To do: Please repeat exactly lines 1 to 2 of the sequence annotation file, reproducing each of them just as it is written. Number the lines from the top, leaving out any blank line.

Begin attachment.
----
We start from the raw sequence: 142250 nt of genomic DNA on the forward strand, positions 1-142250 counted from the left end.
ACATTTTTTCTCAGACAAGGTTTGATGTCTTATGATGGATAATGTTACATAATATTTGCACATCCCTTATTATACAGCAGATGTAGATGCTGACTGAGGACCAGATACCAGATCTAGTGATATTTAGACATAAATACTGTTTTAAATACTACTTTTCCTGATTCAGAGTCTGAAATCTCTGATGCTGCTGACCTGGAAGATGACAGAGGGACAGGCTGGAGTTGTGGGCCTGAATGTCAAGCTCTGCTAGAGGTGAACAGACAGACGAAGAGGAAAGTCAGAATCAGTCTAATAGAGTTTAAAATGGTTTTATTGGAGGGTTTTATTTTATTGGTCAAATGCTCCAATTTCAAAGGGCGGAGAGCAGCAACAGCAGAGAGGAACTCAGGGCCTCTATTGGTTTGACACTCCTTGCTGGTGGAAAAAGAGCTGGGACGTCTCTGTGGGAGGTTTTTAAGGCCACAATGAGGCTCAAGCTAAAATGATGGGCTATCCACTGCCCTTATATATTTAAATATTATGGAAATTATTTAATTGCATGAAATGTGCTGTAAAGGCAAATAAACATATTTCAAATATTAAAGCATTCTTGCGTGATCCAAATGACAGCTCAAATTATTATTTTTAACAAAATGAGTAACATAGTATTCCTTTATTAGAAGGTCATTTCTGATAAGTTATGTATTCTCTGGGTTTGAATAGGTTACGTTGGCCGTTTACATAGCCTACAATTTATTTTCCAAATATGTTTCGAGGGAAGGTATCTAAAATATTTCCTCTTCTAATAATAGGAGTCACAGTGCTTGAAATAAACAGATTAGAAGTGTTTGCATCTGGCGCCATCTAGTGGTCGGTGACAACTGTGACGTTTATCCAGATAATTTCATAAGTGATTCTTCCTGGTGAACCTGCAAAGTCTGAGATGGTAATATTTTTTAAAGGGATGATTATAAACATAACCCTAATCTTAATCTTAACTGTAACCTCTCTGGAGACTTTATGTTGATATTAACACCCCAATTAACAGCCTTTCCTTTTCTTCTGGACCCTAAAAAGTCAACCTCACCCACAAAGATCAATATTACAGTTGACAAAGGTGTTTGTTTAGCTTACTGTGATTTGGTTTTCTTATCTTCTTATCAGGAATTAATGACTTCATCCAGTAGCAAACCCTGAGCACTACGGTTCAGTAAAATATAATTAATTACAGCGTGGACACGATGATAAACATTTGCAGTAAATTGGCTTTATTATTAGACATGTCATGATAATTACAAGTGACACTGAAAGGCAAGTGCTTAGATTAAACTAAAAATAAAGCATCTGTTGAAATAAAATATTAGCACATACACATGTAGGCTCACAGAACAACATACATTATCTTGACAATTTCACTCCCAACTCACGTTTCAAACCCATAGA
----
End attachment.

We start from the raw sequence: 142250 nt of genomic DNA on the forward strand, positions 1-142250 counted from the left end.
ACATTTTTTCTCAGACAAGGTTTGATGTCTTATGATGGATAATGTTACATAATATTTGCACATCCCTTATTATACAGCAGATGTAGATGCTGACTGAGGACCAGATACCAGATCTAGTGATATTTAGACATAAATACTGTTTTAAATACTACTTTTCCTGATTCAGAGTCTGAAATCTCTGATGCTGCTGACCTGGAAGATGACAGAGGGACAGGCTGGAGTTGTGGGCCTGAATGTCAAGCTCTGCTAGAGGTGAACAGACAGACGAAGAGGAAAGTCAGAATCAGTCTAATAGAGTTTAAAATGGTTTTATTGGAGGGTTTTATTTTATTGGTCAAATGCTCCAATTTCAAAGGGCGGAGAGCAGCAACAGCAGAGAGGAACTCAGGGCCTCTATTGGTTTGACACTCCTTGCTGGTGGAAAAAGAGCTGGGACGTCTCTGTGGGAGGTTTTTAAGGCCACAATGAGGCTCAAGCTAAAATGATGGGCTATCCACTGCCCTTATATATTTAAATATTATGGAAATTATTTAATTGCATGAAATGTGCTGTAAAGGCAAATAAACATATTTCAAATATTAAAGCATTCTTGCGTGATCCAAATGACAGCTCAAATTATTATTTTTAACAAAATGAGTAACATAGTATTCCTTTATTAGAAGGTCATTTCTGATAAGTTATGTATTCTCTGGGTTTGAATAGGTTACGTTGGCCGTTTACATAGCCTACAATTTATTTTCCAAATATGTTTCGAGGGAAGGTATCTAAAATATTTCCTCTTCTAATAATAGGAGTCACAGTGCTTGAAATAAACAGATTAGAAGTGTTTGCATCTGGCGCCATCTAGTGGTCGGTGACAACTGTGACGTTTATCCAGATAATTTCATAAGTGATTCTTCCTGGTGAACCTGCAAAGTCTGAGATGGTAATATTTTTTAAAGGGATGATTATAAACATAACCCTAATCTTAATCTTAACTGTAACCTCTCTGGAGACTTTATGTTGATATTAACACCCCAATTAACAGCCTTTCCTTTTCTTCTGGACCCTAAAAAGTCAACCTCACCCACAAAGATCAATATTACAGTTGACAAAGGTGTTTGTTTAGCTTACTGTGATTTGGTTTTCTTATCTTCTTATCAGGAATTAATGACTTCATCCAGTAGCAAACCCTGAGCACTACGGTTCAGTAAAATATAATTAATTACAGCGTGGACACGATGATAAACATTTGCAGTAAATTGGCTTTATTATTAGACATGTCATGATAATTACAAGTGACACTGAAAGGCAAGTGCTTAGATTAAACTAAAAATAAAGCATCTGTTGAAATAAAATATTAGCACATACACATGTAGGCTCACAGAACAACATACATTATCTTGACAATTTCACTCCCAACTCACGTTTCAAACCCATAGA